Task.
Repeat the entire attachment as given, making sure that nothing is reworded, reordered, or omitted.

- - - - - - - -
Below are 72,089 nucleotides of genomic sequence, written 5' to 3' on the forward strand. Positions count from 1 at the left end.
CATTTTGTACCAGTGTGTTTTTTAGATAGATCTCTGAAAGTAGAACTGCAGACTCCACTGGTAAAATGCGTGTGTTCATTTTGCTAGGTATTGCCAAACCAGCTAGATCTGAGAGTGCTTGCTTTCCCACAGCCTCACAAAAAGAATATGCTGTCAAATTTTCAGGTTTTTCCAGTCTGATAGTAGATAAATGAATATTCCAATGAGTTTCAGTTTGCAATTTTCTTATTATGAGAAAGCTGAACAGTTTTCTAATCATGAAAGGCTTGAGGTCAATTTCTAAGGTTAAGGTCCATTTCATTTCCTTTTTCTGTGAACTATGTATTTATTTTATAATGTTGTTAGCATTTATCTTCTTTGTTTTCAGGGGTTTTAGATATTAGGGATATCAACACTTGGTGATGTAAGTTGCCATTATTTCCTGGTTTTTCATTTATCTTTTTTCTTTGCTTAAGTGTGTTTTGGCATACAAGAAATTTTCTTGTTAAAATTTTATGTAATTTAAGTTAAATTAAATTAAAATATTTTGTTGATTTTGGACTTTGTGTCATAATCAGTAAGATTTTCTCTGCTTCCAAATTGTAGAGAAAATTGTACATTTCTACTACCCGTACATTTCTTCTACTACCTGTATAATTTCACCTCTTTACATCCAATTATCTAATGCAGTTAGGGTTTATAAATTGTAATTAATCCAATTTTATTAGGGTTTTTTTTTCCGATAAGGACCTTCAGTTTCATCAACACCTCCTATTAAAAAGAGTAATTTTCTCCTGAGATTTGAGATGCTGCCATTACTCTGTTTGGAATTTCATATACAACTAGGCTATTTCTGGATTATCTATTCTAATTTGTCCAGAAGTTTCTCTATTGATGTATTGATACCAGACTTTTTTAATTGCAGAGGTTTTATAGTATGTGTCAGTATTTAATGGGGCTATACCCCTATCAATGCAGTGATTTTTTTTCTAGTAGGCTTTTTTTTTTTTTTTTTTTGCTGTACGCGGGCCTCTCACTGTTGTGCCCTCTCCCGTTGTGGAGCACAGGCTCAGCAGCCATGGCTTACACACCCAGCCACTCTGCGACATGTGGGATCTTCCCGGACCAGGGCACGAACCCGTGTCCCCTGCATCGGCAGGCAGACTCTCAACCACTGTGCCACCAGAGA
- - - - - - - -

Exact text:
Below are 72,089 nucleotides of genomic sequence, written 5' to 3' on the forward strand. Positions count from 1 at the left end.
CATTTTGTACCAGTGTGTTTTTTAGATAGATCTCTGAAAGTAGAACTGCAGACTCCACTGGTAAAATGCGTGTGTTCATTTTGCTAGGTATTGCCAAACCAGCTAGATCTGAGAGTGCTTGCTTTCCCACAGCCTCACAAAAAGAATATGCTGTCAAATTTTCAGGTTTTTCCAGTCTGATAGTAGATAAATGAATATTCCAATGAGTTTCAGTTTGCAATTTTCTTATTATGAGAAAGCTGAACAGTTTTCTAATCATGAAAGGCTTGAGGTCAATTTCTAAGGTTAAGGTCCATTTCATTTCCTTTTTCTGTGAACTATGTATTTATTTTATAATGTTGTTAGCATTTATCTTCTTTGTTTTCAGGGGTTTTAGATATTAGGGATATCAACACTTGGTGATGTAAGTTGCCATTATTTCCTGGTTTTTCATTTATCTTTTTTCTTTGCTTAAGTGTGTTTTGGCATACAAGAAATTTTCTTGTTAAAATTTTATGTAATTTAAGTTAAATTAAATTAAAATATTTTGTTGATTTTGGACTTTGTGTCATAATCAGTAAGATTTTCTCTGCTTCCAAATTGTAGAGAAAATTGTACATTTCTACTACCCGTACATTTCTTCTACTACCTGTATAATTTCACCTCTTTACATCCAATTATCTAATGCAGTTAGGGTTTATAAATTGTAATTAATCCAATTTTATTAGGGTTTTTTTTTCCGATAAGGACCTTCAGTTTCATCAACACCTCCTATTAAAAAGAGTAATTTTCTCCTGAGATTTGAGATGCTGCCATTACTCTGTTTGGAATTTCATATACAACTAGGCTATTTCTGGATTATCTATTCTAATTTGTCCAGAAGTTTCTCTATTGATGTATTGATACCAGACTTTTTTAATTGCAGAGGTTTTATAGTATGTGTCAGTATTTAATGGGGCTATACCCCTATCAATGCAGTGATTTTTTTTCTAGTAGGCTTTTTTTTTTTTTTTTTTTGCTGTACGCGGGCCTCTCACTGTTGTGCCCTCTCCCGTTGTGGAGCACAGGCTCAGCAGCCATGGCTTACACACCCAGCCACTCTGCGACATGTGGGATCTTCCCGGACCAGGGCACGAACCCGTGTCCCCTGCATCGGCAGGCAGACTCTCAACCACTGTGCCACCAGAGA